On Friday, October 28th, "Dopey" was purchased from Muirhead Farms on Angle Road, Northville, Michigan. Lucie, employee of Muirhead Farms, informed us that the horse had been putting on weight and was coming along under their care. She also had paperwork from a previous purchase earlier in October, wherein the horse had been vet checked and Coggins tested, but that seller returned said horse due to an alleged conflict between husband and wife on the purchase. In hindsight, we are wondering if the vet check had been falsified due to the condition that the horse was in.
Dopey was found dead six days later on the morning of November 4th in our pasture. Subsequently, the horse was sent to Michigan State Equine Veterinarian Offices for an autopsy. Autopsy revealed that horse had severe liver damage and it was inconceivable that the horse had been putting on weight during the 3 months at Muirhead Farms. The horse would have been deteriorating. Not only was the ad misleading "calm disposition." The fact that he "usually will doze off on you while you're grooming/tacking," and the fact that he was underweight should have been a clue that he had a very serious underlying condition.
Even the name "Dopey" confirms that Muirhead Farms was aware that there was something seriously wrong with this horse. Since there were other extremely thin, lethargic depressed horses on said property, it would lead one to believe there are other horses under their care suffering as well. Liver damage can be caused by poisonous plants on property, polluted water, which the depressed and uncared buildings/fences/pastures, general conditions of the farm was definitely something to be considered. We felt that by taking Dopey from this property that we were saving him and putting him at a good proper home.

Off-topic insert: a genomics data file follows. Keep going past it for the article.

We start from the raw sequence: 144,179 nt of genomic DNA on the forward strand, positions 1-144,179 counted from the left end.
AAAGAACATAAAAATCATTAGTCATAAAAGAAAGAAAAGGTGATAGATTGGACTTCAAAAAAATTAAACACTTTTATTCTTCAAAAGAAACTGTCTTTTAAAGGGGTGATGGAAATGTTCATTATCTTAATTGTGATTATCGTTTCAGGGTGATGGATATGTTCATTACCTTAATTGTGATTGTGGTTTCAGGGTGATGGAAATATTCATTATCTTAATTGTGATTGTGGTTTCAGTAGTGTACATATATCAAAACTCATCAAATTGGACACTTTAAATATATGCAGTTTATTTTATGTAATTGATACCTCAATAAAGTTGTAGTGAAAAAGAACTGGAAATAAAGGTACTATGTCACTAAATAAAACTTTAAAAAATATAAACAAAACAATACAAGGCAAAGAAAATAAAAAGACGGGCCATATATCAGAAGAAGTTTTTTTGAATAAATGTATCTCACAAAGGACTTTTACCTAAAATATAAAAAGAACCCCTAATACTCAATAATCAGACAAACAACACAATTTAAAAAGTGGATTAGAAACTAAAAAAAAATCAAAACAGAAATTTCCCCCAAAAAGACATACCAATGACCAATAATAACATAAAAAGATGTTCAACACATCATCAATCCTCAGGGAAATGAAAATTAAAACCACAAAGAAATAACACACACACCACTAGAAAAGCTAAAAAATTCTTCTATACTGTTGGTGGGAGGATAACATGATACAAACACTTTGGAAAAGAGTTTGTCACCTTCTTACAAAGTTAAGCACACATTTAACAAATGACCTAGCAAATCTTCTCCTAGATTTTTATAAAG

The price of the horse was $1,000 and Muirhead Farms has been contacted and Mr. Muirhead will not refund any funds for Dopey. We feel due to the misrepresentation and fraudulent statements that he has breached said contract for Dopey and our money should be returned. Any decent horse broker would realize that this transaction was not a good-faith binding sales agreement and would make amends for our loss.
At this time, we are requesting the return of $1,000 for the purchase of this horse. Additional expenses were incurred regarding this horse, and feel that 6 days does not constitute a good faih sales agreement between a buyer and seller, and that were fraudulent practices committed during the sale, that further breaches the contract between us.